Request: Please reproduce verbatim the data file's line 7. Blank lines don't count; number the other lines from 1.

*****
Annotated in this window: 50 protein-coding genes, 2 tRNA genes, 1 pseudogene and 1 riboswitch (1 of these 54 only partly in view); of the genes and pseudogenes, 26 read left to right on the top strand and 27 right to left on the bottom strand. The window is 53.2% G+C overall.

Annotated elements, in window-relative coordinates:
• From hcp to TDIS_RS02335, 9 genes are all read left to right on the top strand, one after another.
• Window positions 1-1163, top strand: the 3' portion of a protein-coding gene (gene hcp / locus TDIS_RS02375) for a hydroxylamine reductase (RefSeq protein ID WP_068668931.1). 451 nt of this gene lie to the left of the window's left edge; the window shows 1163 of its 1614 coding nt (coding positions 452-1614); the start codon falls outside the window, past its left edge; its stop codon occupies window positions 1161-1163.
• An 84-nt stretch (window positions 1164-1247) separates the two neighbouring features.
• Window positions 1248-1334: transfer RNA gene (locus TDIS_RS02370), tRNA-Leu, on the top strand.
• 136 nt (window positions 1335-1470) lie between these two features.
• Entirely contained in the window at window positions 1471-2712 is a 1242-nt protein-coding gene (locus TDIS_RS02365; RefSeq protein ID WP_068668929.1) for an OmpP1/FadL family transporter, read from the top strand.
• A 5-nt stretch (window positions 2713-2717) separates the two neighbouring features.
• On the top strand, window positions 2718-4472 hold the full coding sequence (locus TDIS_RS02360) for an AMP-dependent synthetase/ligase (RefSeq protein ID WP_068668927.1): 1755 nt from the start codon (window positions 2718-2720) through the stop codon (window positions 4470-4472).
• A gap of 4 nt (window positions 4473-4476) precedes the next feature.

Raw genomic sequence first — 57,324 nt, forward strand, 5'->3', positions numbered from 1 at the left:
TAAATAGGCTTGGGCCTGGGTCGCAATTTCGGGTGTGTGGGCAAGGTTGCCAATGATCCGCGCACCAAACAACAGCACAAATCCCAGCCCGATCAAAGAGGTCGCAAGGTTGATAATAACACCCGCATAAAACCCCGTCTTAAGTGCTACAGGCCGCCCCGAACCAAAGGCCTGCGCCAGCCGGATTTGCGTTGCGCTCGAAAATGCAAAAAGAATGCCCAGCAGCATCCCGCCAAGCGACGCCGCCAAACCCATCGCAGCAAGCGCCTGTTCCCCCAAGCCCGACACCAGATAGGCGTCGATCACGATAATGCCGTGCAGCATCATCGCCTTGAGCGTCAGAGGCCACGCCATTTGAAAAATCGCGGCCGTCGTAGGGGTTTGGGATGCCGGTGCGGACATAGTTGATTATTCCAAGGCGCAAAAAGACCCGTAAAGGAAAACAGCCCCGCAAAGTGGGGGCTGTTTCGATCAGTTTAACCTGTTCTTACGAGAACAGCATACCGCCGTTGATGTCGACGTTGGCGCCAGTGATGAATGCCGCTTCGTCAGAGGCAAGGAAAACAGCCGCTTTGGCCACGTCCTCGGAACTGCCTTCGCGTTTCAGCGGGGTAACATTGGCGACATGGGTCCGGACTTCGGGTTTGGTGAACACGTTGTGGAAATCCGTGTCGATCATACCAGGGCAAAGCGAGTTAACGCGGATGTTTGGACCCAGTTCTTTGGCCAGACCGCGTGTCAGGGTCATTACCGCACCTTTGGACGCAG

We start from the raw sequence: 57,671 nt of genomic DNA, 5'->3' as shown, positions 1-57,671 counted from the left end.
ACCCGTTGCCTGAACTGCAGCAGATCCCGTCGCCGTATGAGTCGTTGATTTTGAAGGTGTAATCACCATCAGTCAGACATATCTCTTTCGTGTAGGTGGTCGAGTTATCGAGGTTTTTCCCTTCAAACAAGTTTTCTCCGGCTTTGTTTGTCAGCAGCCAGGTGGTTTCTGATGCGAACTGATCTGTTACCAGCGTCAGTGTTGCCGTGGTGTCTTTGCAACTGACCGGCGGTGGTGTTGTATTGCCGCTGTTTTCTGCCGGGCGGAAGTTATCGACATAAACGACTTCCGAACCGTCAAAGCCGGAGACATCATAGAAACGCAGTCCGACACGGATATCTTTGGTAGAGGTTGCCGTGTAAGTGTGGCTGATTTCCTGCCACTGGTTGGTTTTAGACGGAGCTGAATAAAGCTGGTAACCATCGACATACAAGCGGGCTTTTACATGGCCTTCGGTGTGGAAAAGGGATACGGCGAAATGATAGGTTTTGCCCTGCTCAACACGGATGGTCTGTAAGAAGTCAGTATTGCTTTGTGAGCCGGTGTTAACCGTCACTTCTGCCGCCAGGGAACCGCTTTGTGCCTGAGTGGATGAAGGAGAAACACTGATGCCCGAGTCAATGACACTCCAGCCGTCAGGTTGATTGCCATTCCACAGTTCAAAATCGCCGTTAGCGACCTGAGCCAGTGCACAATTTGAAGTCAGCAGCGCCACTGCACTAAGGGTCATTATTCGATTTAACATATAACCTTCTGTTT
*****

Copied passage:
• 136 nt (window positions 1335-1470) lie between these two features.